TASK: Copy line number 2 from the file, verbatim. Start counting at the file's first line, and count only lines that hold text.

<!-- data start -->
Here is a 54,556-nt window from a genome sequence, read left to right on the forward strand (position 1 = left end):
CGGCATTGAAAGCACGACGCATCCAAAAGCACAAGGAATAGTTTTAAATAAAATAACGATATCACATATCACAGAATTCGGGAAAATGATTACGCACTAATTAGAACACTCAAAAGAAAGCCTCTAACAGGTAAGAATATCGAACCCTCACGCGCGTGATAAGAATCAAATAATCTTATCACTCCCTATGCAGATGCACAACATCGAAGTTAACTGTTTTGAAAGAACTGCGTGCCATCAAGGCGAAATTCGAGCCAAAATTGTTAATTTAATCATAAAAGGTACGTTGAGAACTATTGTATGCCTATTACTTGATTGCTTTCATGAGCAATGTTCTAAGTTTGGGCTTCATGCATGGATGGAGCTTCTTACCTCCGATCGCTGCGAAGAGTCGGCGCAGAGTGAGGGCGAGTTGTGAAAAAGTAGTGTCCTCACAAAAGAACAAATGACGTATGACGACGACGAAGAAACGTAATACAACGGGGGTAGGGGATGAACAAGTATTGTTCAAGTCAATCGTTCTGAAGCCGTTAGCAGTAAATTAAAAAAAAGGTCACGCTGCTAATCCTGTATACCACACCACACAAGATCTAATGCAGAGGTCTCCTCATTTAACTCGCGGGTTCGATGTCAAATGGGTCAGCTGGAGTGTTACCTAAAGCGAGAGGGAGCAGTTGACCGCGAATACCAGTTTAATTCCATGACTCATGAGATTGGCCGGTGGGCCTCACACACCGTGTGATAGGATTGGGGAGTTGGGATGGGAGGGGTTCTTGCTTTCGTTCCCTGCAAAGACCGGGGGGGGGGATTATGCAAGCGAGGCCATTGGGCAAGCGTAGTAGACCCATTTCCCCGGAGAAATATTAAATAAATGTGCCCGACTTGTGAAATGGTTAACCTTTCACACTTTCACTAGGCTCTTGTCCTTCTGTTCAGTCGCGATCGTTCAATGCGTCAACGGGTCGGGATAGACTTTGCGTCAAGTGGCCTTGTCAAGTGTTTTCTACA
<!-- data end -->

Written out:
CGGCATTGAAAGCACGACGCATCCAAAAGCACAAGGAATAGTTTTAAATAAAATAACGATATCACATATCACAGAATTCGGGAAAATGATTACGCACTAATTAGAACACTCAAAAGAAAGCCTCTAACAGGTAAGAATATCGAACCCTCACGCGCGTGATAAGAATCAAATAATCTTATCACTCCCTATGCAGATGCACAACATCGAAGTTAACTGTTTTGAAAGAACTGCGTGCCATCAAGGCGAAATTCGAGCCAAAATTGTTAATTTAATCATAAAAGGTACGTTGAGAACTATTGTATGCCTATTACTTGATTGCTTTCATGAGCAATGTTCTAAGTTTGGGCTTCATGCATGGATGGAGCTTCTTACCTCCGATCGCTGCGAAGAGTCGGCGCAGAGTGAGGGCGAGTTGTGAAAAAGTAGTGTCCTCACAAAAGAACAAATGACGTATGACGACGACGAAGAAACGTAATACAACGGGGGTAGGGGATGAACAAGTATTGTTCAAGTCAATCGTTCTGAAGCCGTTAGCAGTAAATTAAAAAAAAGGTCACGCTGCTAATCCTGTATACCACACCACACAAGATCTAATGCAGAGGTCTCCTCATTTAACTCGCGGGTTCGATGTCAAATGGGTCAGCTGGAGTGTTACCTAAAGCGAGAGGGAGCAGTTGACCGCGAATACCAGTTTAATTCCATGACTCATGAGATTGGCCGGTGGGCCTCACACACCGTGTGATAGGATTGGGGAGTTGGGATGGGAGGGGTTCTTGCTTTCGTTCCCTGCAAAGACCGGGGGGGGGGATTATGCAAGCGAGGCCATTGGGCAAGCGTAGTAGACCCATTTCCCCGGAGAAATATTAAATAAATGTGCCCGACTTGTGAAATGGTTAACCTTTCACACTTTCACTAGGCTCTTGTCCTTCTGTTCAGTCGCGATCGTTCAATGCGTCAACGGGTCGGGATAGACTTTGCGTCAAGTGGCCTTGTCAAGTGTTTTCTACA